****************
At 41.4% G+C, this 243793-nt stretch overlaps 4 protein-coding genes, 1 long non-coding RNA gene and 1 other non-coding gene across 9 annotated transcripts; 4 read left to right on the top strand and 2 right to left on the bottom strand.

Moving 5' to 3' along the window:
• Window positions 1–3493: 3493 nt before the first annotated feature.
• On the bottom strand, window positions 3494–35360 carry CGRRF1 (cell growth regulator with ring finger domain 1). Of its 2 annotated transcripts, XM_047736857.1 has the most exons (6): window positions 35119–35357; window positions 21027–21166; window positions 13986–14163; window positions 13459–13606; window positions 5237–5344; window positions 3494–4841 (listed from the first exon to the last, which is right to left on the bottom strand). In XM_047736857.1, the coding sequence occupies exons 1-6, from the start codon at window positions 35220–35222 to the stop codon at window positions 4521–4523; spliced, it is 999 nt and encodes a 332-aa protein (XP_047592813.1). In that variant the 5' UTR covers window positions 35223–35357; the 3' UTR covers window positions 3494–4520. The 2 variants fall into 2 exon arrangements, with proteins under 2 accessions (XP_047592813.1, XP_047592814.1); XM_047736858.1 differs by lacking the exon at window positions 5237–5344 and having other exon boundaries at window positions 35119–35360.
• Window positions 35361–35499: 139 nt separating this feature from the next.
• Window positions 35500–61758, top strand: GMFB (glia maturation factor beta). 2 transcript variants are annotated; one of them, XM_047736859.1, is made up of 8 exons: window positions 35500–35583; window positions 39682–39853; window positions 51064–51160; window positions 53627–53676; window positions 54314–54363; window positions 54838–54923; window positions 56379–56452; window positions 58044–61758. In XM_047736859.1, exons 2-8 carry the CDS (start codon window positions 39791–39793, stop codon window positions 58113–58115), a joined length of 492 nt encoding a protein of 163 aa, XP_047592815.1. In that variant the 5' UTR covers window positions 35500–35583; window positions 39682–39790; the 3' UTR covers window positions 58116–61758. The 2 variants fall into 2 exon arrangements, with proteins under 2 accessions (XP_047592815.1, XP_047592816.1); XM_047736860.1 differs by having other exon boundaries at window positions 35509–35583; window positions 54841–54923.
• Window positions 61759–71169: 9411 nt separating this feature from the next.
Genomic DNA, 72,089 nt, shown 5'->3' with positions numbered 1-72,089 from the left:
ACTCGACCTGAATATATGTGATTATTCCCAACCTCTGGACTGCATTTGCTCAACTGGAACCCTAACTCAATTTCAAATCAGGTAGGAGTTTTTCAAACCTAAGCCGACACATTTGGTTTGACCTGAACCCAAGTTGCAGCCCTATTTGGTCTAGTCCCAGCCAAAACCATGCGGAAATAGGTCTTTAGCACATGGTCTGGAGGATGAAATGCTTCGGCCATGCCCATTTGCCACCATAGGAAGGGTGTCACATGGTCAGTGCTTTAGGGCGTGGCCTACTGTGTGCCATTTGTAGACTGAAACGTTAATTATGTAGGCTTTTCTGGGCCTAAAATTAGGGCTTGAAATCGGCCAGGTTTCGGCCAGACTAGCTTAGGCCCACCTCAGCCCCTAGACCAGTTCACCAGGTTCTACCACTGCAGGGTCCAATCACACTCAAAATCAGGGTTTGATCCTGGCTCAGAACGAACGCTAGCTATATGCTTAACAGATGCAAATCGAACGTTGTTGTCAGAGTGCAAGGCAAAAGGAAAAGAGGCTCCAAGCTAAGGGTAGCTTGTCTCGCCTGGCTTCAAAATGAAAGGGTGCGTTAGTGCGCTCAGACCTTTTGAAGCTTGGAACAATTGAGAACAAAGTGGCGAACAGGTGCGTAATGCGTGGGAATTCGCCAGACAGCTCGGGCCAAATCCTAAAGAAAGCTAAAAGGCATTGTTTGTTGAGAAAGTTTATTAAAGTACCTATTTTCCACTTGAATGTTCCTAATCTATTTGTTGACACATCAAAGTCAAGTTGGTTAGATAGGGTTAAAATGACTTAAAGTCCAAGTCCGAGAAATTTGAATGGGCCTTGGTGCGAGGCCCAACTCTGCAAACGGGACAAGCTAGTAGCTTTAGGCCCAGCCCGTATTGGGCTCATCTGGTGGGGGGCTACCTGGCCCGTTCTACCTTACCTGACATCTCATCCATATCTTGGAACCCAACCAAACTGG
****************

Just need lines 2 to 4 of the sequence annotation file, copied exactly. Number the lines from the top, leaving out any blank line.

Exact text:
Moving 5' to 3' along the window:
• Window positions 1–3493: 3493 nt before the first annotated feature.
• On the bottom strand, window positions 3494–35360 carry CGRRF1 (cell growth regulator with ring finger domain 1). Of its 2 annotated transcripts, XM_047736857.1 has the most exons (6): window positions 35119–35357; window positions 21027–21166; window positions 13986–14163; window positions 13459–13606; window positions 5237–5344; window positions 3494–4841 (listed from the first exon to the last, which is right to left on the bottom strand). In XM_047736857.1, the coding sequence occupies exons 1-6, from the start codon at window positions 35220–35222 to the stop codon at window positions 4521–4523; spliced, it is 999 nt and encodes a 332-aa protein (XP_047592813.1). In that variant the 5' UTR covers window positions 35223–35357; the 3' UTR covers window positions 3494–4520. The 2 variants fall into 2 exon arrangements, with proteins under 2 accessions (XP_047592813.1, XP_047592814.1); XM_047736858.1 differs by lacking the exon at window positions 5237–5344 and having other exon boundaries at window positions 35119–35360.